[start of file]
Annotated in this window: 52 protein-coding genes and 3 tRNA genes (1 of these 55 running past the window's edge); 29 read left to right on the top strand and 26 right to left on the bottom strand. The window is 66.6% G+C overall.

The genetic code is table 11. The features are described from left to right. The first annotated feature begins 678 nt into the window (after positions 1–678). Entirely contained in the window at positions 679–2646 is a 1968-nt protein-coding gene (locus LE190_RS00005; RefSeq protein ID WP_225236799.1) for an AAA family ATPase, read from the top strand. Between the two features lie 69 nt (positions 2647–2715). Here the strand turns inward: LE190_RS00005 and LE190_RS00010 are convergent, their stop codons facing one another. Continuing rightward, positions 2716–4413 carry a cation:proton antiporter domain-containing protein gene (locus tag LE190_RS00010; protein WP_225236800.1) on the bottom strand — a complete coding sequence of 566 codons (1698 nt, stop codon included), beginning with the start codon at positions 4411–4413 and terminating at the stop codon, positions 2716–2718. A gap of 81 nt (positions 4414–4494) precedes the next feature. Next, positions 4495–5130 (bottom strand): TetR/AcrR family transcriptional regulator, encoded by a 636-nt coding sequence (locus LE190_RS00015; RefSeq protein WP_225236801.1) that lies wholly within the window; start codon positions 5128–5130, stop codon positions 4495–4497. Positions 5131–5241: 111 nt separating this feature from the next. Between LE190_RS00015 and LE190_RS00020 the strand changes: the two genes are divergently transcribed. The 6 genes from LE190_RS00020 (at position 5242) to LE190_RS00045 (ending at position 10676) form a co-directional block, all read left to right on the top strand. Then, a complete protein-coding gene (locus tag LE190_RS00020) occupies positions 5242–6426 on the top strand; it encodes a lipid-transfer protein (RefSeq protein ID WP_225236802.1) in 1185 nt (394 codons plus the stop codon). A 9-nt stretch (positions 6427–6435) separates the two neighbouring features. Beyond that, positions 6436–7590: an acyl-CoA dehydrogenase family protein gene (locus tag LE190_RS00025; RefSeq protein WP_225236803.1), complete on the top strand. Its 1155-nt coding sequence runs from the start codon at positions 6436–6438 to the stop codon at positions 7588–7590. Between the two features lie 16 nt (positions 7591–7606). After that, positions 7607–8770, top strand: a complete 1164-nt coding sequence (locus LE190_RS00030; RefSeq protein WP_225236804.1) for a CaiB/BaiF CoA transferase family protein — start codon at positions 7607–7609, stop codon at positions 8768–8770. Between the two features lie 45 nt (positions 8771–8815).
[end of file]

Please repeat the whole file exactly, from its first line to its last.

Annotated in this window: 52 protein-coding genes and 3 tRNA genes (1 of these 55 running past the window's edge); 29 read left to right on the top strand and 26 right to left on the bottom strand. The window is 66.6% G+C overall.

The genetic code is table 11. The features are described from left to right. The first annotated feature begins 678 nt into the window (after positions 1–678). Entirely contained in the window at positions 679–2646 is a 1968-nt protein-coding gene (locus LE190_RS00005; RefSeq protein ID WP_225236799.1) for an AAA family ATPase, read from the top strand. Between the two features lie 69 nt (positions 2647–2715). Here the strand turns inward: LE190_RS00005 and LE190_RS00010 are convergent, their stop codons facing one another. Continuing rightward, positions 2716–4413 carry a cation:proton antiporter domain-containing protein gene (locus tag LE190_RS00010; protein WP_225236800.1) on the bottom strand — a complete coding sequence of 566 codons (1698 nt, stop codon included), beginning with the start codon at positions 4411–4413 and terminating at the stop codon, positions 2716–2718. A gap of 81 nt (positions 4414–4494) precedes the next feature. Next, positions 4495–5130 (bottom strand): TetR/AcrR family transcriptional regulator, encoded by a 636-nt coding sequence (locus LE190_RS00015; RefSeq protein WP_225236801.1) that lies wholly within the window; start codon positions 5128–5130, stop codon positions 4495–4497. Positions 5131–5241: 111 nt separating this feature from the next. Between LE190_RS00015 and LE190_RS00020 the strand changes: the two genes are divergently transcribed. The 6 genes from LE190_RS00020 (at position 5242) to LE190_RS00045 (ending at position 10676) form a co-directional block, all read left to right on the top strand. Then, a complete protein-coding gene (locus tag LE190_RS00020) occupies positions 5242–6426 on the top strand; it encodes a lipid-transfer protein (RefSeq protein ID WP_225236802.1) in 1185 nt (394 codons plus the stop codon). A 9-nt stretch (positions 6427–6435) separates the two neighbouring features. Beyond that, positions 6436–7590: an acyl-CoA dehydrogenase family protein gene (locus tag LE190_RS00025; RefSeq protein WP_225236803.1), complete on the top strand. Its 1155-nt coding sequence runs from the start codon at positions 6436–6438 to the stop codon at positions 7588–7590. Between the two features lie 16 nt (positions 7591–7606). After that, positions 7607–8770, top strand: a complete 1164-nt coding sequence (locus LE190_RS00030; RefSeq protein WP_225236804.1) for a CaiB/BaiF CoA transferase family protein — start codon at positions 7607–7609, stop codon at positions 8768–8770. Between the two features lie 45 nt (positions 8771–8815).